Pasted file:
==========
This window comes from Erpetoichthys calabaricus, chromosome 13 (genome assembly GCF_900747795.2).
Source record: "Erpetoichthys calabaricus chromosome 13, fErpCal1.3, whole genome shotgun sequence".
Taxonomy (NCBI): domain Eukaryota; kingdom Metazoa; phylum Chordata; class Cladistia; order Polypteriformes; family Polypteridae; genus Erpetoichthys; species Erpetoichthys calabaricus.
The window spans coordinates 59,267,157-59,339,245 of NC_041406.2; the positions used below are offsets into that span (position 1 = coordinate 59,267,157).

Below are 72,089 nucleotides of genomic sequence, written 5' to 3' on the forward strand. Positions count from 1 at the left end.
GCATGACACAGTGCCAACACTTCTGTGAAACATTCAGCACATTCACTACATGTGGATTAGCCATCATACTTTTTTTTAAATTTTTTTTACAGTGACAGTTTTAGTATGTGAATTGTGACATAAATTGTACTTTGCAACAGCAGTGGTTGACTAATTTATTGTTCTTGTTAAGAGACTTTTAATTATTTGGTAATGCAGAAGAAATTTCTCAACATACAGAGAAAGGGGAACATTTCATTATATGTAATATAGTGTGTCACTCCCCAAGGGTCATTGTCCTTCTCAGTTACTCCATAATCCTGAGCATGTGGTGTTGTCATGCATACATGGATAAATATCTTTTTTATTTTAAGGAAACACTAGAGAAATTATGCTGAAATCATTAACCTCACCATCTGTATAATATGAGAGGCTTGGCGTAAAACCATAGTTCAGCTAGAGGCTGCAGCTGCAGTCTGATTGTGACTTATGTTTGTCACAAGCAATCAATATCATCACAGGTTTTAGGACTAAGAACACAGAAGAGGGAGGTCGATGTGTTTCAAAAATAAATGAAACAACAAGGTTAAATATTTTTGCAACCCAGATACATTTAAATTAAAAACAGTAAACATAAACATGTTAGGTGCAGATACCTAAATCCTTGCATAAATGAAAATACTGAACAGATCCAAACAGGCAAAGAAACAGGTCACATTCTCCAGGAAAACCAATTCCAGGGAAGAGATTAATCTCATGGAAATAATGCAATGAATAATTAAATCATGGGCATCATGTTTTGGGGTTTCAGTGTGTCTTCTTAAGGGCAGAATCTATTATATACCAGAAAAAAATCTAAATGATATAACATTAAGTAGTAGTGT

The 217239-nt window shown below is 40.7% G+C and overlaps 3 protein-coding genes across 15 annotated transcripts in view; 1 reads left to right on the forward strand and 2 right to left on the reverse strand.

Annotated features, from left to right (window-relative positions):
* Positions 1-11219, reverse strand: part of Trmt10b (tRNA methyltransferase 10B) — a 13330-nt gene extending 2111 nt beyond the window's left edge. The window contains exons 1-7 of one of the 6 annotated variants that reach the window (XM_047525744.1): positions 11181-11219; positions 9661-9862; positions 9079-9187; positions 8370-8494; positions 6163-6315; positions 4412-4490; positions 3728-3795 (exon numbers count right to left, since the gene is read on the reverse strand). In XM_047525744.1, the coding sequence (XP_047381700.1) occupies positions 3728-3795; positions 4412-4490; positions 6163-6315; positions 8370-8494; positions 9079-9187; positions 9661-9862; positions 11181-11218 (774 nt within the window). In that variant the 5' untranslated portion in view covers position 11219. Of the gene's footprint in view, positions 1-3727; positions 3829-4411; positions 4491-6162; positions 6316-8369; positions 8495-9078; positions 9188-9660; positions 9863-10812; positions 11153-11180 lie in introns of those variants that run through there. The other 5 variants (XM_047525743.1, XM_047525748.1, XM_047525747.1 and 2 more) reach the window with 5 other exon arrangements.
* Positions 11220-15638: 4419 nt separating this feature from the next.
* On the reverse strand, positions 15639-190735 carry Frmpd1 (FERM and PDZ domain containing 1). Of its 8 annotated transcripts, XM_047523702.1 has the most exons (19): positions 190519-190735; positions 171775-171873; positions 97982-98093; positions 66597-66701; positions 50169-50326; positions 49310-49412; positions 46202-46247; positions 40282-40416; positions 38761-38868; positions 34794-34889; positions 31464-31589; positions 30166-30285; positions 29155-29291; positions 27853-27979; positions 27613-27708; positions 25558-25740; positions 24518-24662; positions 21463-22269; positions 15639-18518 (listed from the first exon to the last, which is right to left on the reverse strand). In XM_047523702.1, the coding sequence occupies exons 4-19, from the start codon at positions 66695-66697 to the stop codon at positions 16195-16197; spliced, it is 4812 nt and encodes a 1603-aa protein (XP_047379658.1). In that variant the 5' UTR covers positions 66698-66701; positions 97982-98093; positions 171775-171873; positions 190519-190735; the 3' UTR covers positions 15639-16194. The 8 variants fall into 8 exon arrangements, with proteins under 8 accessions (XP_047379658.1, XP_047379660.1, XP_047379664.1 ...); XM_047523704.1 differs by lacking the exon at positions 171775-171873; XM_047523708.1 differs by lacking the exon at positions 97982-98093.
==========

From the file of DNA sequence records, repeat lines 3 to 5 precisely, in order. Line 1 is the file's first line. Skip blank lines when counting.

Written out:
Taxonomy (NCBI): domain Eukaryota; kingdom Metazoa; phylum Chordata; class Cladistia; order Polypteriformes; family Polypteridae; genus Erpetoichthys; species Erpetoichthys calabaricus.
The window spans coordinates 59,267,157-59,339,245 of NC_041406.2; the positions used below are offsets into that span (position 1 = coordinate 59,267,157).

Below are 72,089 nucleotides of genomic sequence, written 5' to 3' on the forward strand. Positions count from 1 at the left end.